#joiobyw!

Here’s a table of Wenglish words with translation into English and proper Welsh:

English Wenglish Welsh
to enjoy joio mwynhau
to like licio hoffi
to share siario rhannu
to drive dreifio gyrru
to smoke smocio ysmygu
to use iwsio defnyddio
to find ffeindio dod o hyd i

Languages always borrow words from other languages. This is simply what happens in a globalised world in which we can hear and see other languages. English has borrowed an awful lot of words from other languages (from the word moped nicked from Swedish, to Hindi giving us the words shampoo and bungalow, to Dutch’s gifts of aloof, bluff, dam, yacht, smelt, snack, to the pronoun they form Icelandic and the thousands of French loanwords) as well as stealing lots of phrases (e.g. de facto, en route). Now that English is a behemoth linguistic force majeure, it’s other languages that are borrowing things from English and not the other way round. It shouldn’t really come as a surprise that a minority language like Welsh is adopting words from the super-dominant language in the British Isles. English speakers are seemingly fascinated by phrases and words from their language that get co-opted into other languages. Radio Sweden, a national English-medium broadcast service in Sweden, recently did a feature of the phenomenon of the importing of English swear words into Swedish.

Whilst lots of my adult learners laugh at words like smocio (ysmygu, to smoke) or smwddio (to iron), I’ve never encountered a learner who’s irritated at the use of “Wenglish” (which I’m now going to put in quotation marks from now on). This learner on Twitter was irritated. His call for linguistic purism criticised first language speakers for using “Wenglish” over Welsh words. It sparked a small Cymric Twitter storm as well as this article on the BBC’s Welsh language service, BBC Cymru Fyw.

The complaining learner on Twitter prefers to use what he calls “actual Welsh words”. The response from lots of native speakers has been that when they say dreifio instead of gyrru they are in fact using a Welsh word. It’s not just that fluent speakers see these words as actually being Welsh ones- rather, it’s that they are linguistically adapted when they are imported into Welsh. Siario is a linguistically Welsh word. These words aren’t just imported unchanged into Welsh. They are adapted to suit Welsh orthographic conventions (e.g. using f for “v”) and are pronounced according to the phonological rules of Welsh. This means they are said in a way that, for example, obeys Welsh’s stress placement rule. For example, proffesiynol (professional) has stress on the penultimate syllable, whereas the word in English has stress on the second syllable. Welsh doesn’t have a vowel reduction rule in unstressed syllables like most British varieties of English. This rule in English means we say “problem” as “problum” and not “problemme” and “Adam” as “Adum”. The vowel in the unstressed syllable is called schwa and is the most common sound in the English language. But in Welsh we keep the vowels’ original quality even in unstressed syllables, meaning that problem is pronounced as “problemme”. Welsh also has a tendency for word-final voicing. Lots of sounds can be put into pairs in which the only thing distinguishing the two sounds is whether it’s voiced or voiceless, compare “v” with “f” or “d” with “t” in English. Welsh’s preference for word-final voicing means that words like “cricket” and “basket” are rendered in Welsh with voiced consonants at the end: criced, basged.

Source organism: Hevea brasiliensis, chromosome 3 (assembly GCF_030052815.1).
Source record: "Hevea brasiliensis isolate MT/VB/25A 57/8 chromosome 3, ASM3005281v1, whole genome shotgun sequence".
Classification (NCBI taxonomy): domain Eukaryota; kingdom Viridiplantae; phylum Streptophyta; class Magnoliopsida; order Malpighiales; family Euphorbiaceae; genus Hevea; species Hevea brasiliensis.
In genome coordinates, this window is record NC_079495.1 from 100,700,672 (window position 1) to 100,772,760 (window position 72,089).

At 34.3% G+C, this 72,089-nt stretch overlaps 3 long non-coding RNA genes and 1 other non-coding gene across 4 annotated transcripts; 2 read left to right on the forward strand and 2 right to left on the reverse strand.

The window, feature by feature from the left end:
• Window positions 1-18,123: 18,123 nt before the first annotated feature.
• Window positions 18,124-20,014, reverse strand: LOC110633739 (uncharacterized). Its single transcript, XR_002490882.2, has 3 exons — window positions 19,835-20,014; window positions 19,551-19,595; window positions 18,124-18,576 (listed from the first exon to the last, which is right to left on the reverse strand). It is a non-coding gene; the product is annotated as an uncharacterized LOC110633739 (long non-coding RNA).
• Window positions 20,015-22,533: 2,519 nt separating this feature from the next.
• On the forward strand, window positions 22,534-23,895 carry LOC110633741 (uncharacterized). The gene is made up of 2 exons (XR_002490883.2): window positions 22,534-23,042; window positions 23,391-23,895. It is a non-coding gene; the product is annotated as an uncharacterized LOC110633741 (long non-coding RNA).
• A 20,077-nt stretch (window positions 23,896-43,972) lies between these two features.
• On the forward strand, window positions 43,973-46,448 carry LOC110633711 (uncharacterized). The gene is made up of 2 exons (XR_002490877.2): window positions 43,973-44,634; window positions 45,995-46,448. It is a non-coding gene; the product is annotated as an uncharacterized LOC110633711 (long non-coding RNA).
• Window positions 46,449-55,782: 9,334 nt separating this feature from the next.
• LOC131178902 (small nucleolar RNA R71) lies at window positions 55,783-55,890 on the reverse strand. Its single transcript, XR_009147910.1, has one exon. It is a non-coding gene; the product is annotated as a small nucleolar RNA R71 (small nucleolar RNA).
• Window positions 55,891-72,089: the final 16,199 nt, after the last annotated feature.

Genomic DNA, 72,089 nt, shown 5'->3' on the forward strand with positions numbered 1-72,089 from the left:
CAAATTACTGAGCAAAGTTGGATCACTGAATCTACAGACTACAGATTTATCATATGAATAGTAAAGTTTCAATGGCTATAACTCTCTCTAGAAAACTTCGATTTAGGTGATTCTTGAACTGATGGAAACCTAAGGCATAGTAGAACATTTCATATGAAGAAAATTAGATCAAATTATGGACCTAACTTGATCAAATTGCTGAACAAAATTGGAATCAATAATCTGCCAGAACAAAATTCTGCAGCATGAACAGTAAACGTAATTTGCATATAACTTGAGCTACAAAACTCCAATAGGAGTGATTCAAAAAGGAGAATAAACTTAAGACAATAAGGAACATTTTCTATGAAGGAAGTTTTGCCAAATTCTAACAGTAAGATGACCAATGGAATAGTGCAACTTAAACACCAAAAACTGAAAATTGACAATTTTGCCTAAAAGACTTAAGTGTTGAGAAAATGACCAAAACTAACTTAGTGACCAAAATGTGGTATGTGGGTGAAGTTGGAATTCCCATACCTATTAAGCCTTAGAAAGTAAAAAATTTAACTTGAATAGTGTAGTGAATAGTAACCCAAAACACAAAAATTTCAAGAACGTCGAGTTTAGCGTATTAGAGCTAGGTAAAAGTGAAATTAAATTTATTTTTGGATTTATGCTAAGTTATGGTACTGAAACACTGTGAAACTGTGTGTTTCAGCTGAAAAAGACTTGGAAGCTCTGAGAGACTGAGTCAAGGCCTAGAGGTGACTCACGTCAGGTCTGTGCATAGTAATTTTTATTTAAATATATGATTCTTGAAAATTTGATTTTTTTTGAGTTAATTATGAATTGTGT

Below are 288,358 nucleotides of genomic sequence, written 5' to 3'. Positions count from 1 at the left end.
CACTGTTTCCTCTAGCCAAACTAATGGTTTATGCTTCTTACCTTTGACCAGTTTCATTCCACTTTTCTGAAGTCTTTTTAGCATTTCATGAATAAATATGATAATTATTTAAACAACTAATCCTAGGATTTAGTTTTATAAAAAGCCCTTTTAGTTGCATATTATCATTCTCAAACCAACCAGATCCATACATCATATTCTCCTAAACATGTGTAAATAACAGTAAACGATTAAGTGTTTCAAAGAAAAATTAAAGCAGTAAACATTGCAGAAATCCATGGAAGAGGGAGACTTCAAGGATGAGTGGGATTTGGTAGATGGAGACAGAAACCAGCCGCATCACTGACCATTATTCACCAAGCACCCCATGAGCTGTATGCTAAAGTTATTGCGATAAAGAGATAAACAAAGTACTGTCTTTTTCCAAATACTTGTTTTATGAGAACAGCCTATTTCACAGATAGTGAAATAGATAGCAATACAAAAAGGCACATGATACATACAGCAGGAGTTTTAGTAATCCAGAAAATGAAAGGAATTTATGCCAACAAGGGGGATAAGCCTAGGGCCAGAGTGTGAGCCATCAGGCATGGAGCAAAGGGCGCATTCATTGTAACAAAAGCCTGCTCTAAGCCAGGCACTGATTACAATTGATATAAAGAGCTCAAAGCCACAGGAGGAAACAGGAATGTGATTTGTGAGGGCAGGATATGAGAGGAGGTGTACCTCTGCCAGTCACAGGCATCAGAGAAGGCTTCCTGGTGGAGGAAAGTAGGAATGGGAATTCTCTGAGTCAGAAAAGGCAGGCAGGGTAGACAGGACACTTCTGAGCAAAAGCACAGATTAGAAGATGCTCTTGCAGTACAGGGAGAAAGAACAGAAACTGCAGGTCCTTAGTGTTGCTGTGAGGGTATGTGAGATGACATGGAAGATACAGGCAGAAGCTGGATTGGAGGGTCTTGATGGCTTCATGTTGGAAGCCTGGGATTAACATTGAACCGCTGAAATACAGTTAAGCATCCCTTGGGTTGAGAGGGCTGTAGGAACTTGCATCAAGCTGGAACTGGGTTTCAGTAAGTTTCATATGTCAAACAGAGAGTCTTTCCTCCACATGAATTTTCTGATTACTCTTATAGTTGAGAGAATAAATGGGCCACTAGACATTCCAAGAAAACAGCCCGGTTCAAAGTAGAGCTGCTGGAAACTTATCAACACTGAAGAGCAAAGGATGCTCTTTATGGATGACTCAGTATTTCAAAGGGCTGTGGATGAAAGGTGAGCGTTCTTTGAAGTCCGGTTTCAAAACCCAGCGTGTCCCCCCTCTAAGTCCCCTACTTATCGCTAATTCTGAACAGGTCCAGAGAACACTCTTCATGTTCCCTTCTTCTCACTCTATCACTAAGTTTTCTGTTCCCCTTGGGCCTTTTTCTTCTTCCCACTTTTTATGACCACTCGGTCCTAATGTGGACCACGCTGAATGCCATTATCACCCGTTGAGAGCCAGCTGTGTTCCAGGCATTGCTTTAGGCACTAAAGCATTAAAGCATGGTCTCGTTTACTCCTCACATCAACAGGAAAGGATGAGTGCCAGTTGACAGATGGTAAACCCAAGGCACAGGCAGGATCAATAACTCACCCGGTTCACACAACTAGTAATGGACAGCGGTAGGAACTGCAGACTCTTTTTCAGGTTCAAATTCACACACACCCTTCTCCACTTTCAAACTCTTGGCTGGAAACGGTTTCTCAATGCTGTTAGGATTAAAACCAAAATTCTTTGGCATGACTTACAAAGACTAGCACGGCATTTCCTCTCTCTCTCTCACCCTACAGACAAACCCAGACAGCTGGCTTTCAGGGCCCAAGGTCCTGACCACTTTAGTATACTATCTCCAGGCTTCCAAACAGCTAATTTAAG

When verbs are imported into Welsh, they also take Welsh inflexions (aka word-endings). It’s very common in North Wales for people to say licio for to like. -io is a common verbal ending in Welsh. The word like hasn’t just been wholesale imported into the language. Dw i’n like dancing isn’t a permissible sentence in Welsh: dw i’n licio dawnsio is though. The verb licio would also change its ending when we convert it into the conditional tense: Liciet ti goffi? (Would you like coffee?). Last week I was at a wedding in south east England and someone in response to my saying I was a Welsh tutor said “dim parcio!” and started laughing. Perhaps he’d just availed himself too readily of the free booze, but he seemed to genuinely find that phrase entertaining. A have a friend who finds cwstard funny (even though the English word is actually pilfered from the French word croustade) It’s a strange kind of mentality this. But it’s not too far removed from the way the Twitter learner calls out “Wenglish”. Both mentalities seem to think that Welsh should have its own words or different words from English. Welsh is somehow lessened by importing words from English. It becomes less of a language in these people’s eyes and more of a “patois” or dialect of English.

It’s not just about defending the use of these words by fluent speakers, or indeed by anyone who chooses consciously or otherwise to use them. There’s perhaps also a pedagogical consideration. Should we also be using these words more in Welsh second language education in schools, universities and adult courses? Are tutors guilty of presenting “pure Welsh” vocabulary when learners may not hear these words so frequently outside of the classroom environment? Are tutors linguistic hypocrites for teaching gyrru and hoffi, but then saying sa i’n licio dreifio i Aberystwyth (I don’t like driving to Aberystwyth) instead of the more standard dw i ddim yn hoffi gyrru i Aberystwyth? Perhaps the word hoffi is actually on the way out and we should just teach people licio instead? Whatever we decide, it seems tutors might also be guilty of the same kind of linguistic snobbery displayed by the Twitter learner.